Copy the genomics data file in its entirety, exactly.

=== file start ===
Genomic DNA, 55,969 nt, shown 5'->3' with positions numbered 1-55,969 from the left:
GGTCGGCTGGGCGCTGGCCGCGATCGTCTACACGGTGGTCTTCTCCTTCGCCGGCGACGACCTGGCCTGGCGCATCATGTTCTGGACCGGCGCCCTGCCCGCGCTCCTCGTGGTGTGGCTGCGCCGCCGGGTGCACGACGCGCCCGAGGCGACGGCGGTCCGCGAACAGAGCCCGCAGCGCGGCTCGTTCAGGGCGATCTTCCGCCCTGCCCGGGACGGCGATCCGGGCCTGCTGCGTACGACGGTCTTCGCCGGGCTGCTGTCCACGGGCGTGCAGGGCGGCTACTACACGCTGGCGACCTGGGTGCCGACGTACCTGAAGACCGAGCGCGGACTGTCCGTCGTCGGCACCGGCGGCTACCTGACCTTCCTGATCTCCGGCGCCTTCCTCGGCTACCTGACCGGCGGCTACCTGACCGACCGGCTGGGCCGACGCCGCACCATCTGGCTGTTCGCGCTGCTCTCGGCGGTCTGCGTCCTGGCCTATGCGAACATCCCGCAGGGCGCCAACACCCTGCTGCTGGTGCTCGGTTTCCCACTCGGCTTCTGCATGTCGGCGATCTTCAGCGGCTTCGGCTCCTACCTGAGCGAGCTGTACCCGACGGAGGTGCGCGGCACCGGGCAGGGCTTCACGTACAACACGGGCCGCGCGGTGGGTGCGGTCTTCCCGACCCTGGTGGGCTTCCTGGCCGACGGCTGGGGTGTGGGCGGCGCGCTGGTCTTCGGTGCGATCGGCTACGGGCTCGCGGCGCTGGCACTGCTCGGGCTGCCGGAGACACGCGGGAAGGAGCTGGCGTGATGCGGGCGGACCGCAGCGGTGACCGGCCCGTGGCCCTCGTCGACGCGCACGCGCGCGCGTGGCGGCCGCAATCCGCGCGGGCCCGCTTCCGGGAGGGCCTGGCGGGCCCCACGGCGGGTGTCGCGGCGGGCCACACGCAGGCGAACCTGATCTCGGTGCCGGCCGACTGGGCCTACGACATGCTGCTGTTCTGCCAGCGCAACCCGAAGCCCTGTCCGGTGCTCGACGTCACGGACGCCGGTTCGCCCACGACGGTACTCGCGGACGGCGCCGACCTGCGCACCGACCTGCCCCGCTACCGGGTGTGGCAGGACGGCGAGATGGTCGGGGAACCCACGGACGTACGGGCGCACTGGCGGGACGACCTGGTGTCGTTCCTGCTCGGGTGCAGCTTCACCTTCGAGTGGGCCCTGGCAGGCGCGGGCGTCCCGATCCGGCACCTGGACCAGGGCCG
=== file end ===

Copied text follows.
Genomic DNA, 55,969 nt, shown 5'->3' with positions numbered 1-55,969 from the left:
GGTCGGCTGGGCGCTGGCCGCGATCGTCTACACGGTGGTCTTCTCCTTCGCCGGCGACGACCTGGCCTGGCGCATCATGTTCTGGACCGGCGCCCTGCCCGCGCTCCTCGTGGTGTGGCTGCGCCGCCGGGTGCACGACGCGCCCGAGGCGACGGCGGTCCGCGAACAGAGCCCGCAGCGCGGCTCGTTCAGGGCGATCTTCCGCCCTGCCCGGGACGGCGATCCGGGCCTGCTGCGTACGACGGTCTTCGCCGGGCTGCTGTCCACGGGCGTGCAGGGCGGCTACTACACGCTGGCGACCTGGGTGCCGACGTACCTGAAGACCGAGCGCGGACTGTCCGTCGTCGGCACCGGCGGCTACCTGACCTTCCTGATCTCCGGCGCCTTCCTCGGCTACCTGACCGGCGGCTACCTGACCGACCGGCTGGGCCGACGCCGCACCATCTGGCTGTTCGCGCTGCTCTCGGCGGTCTGCGTCCTGGCCTATGCGAACATCCCGCAGGGCGCCAACACCCTGCTGCTGGTGCTCGGTTTCCCACTCGGCTTCTGCATGTCGGCGATCTTCAGCGGCTTCGGCTCCTACCTGAGCGAGCTGTACCCGACGGAGGTGCGCGGCACCGGGCAGGGCTTCACGTACAACACGGGCCGCGCGGTGGGTGCGGTCTTCCCGACCCTGGTGGGCTTCCTGGCCGACGGCTGGGGTGTGGGCGGCGCGCTGGTCTTCGGTGCGATCGGCTACGGGCTCGCGGCGCTGGCACTGCTCGGGCTGCCGGAGACACGCGGGAAGGAGCTGGCGTGATGCGGGCGGACCGCAGCGGTGACCGGCCCGTGGCCCTCGTCGACGCGCACGCGCGCGCGTGGCGGCCGCAATCCGCGCGGGCCCGCTTCCGGGAGGGCCTGGCGGGCCCCACGGCGGGTGTCGCGGCGGGCCACACGCAGGCGAACCTGATCTCGGTGCCGGCCGACTGGGCCTACGACATGCTGCTGTTCTGCCAGCGCAACCCGAAGCCCTGTCCGGTGCTCGACGTCACGGACGCCGGTTCGCCCACGACGGTACTCGCGGACGGCGCCGACCTGCGCACCGACCTGCCCCGCTACCGGGTGTGGCAGGACGGCGAGATGGTCGGGGAACCCACGGACGTACGGGCGCACTGGCGGGACGACCTGGTGTCGTTCCTGCTCGGGTGCAGCTTCACCTTCGAGTGGGCCCTGGCAGGCGCGGGCGTCCCGATCCGGCACCTGGACCAGGGCCG